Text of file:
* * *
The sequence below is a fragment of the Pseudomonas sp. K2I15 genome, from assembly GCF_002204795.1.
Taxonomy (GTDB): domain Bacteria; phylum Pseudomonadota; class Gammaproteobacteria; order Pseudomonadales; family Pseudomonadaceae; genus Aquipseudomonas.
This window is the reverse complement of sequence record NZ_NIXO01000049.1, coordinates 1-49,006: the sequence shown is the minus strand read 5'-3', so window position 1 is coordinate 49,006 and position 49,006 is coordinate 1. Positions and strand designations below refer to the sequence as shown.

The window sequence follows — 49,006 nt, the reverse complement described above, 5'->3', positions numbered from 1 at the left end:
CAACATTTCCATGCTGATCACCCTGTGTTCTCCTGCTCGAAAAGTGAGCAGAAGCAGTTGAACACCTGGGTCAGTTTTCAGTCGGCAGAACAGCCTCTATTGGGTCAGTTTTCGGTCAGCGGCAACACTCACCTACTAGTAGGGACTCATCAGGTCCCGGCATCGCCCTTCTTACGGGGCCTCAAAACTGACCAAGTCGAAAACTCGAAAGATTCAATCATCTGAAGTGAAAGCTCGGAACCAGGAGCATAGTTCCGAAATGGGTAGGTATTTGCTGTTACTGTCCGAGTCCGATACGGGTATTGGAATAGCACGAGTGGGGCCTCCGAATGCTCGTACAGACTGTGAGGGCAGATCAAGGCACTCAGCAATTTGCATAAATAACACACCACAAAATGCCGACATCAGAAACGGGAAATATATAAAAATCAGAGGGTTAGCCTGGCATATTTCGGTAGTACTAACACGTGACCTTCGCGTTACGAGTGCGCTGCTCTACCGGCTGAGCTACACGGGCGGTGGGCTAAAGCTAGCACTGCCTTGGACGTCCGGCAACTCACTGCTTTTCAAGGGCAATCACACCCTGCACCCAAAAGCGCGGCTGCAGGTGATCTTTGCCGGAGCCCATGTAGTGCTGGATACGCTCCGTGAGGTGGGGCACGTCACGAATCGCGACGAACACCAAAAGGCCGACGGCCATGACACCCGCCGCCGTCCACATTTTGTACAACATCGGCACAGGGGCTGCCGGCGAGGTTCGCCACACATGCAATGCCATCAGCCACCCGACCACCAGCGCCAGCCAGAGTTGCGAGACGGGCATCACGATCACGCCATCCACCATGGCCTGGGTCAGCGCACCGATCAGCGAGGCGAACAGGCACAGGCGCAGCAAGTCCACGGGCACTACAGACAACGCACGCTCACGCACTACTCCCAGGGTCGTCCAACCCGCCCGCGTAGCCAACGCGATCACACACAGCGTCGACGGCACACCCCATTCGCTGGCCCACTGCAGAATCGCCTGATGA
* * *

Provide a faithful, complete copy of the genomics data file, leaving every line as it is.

The sequence below is a fragment of the Pseudomonas sp. K2I15 genome, from assembly GCF_002204795.1.
Taxonomy (GTDB): domain Bacteria; phylum Pseudomonadota; class Gammaproteobacteria; order Pseudomonadales; family Pseudomonadaceae; genus Aquipseudomonas.
This window is the reverse complement of sequence record NZ_NIXO01000049.1, coordinates 1-49,006: the sequence shown is the minus strand read 5'-3', so window position 1 is coordinate 49,006 and position 49,006 is coordinate 1. Positions and strand designations below refer to the sequence as shown.

The window sequence follows — 49,006 nt, the reverse complement described above, 5'->3', positions numbered from 1 at the left end:
CAACATTTCCATGCTGATCACCCTGTGTTCTCCTGCTCGAAAAGTGAGCAGAAGCAGTTGAACACCTGGGTCAGTTTTCAGTCGGCAGAACAGCCTCTATTGGGTCAGTTTTCGGTCAGCGGCAACACTCACCTACTAGTAGGGACTCATCAGGTCCCGGCATCGCCCTTCTTACGGGGCCTCAAAACTGACCAAGTCGAAAACTCGAAAGATTCAATCATCTGAAGTGAAAGCTCGGAACCAGGAGCATAGTTCCGAAATGGGTAGGTATTTGCTGTTACTGTCCGAGTCCGATACGGGTATTGGAATAGCACGAGTGGGGCCTCCGAATGCTCGTACAGACTGTGAGGGCAGATCAAGGCACTCAGCAATTTGCATAAATAACACACCACAAAATGCCGACATCAGAAACGGGAAATATATAAAAATCAGAGGGTTAGCCTGGCATATTTCGGTAGTACTAACACGTGACCTTCGCGTTACGAGTGCGCTGCTCTACCGGCTGAGCTACACGGGCGGTGGGCTAAAGCTAGCACTGCCTTGGACGTCCGGCAACTCACTGCTTTTCAAGGGCAATCACACCCTGCACCCAAAAGCGCGGCTGCAGGTGATCTTTGCCGGAGCCCATGTAGTGCTGGATACGCTCCGTGAGGTGGGGCACGTCACGAATCGCGACGAACACCAAAAGGCCGACGGCCATGACACCCGCCGCCGTCCACATTTTGTACAACATCGGCACAGGGGCTGCCGGCGAGGTTCGCCACACATGCAATGCCATCAGCCACCCGACCACCAGCGCCAGCCAGAGTTGCGAGACGGGCATCACGATCACGCCATCCACCATGGCCTGGGTCAGCGCACCGATCAGCGAGGCGAACAGGCACAGGCGCAGCAAGTCCACGGGCACTACAGACAACGCACGCTCACGCACTACTCCCAGGGTCGTCCAACCCGCCCGCGTAGCCAACGCGATCACACACAGCGTCGACGGCACACCCCATTCGCTGGCCCACTGCAGAATCGCCTGATGA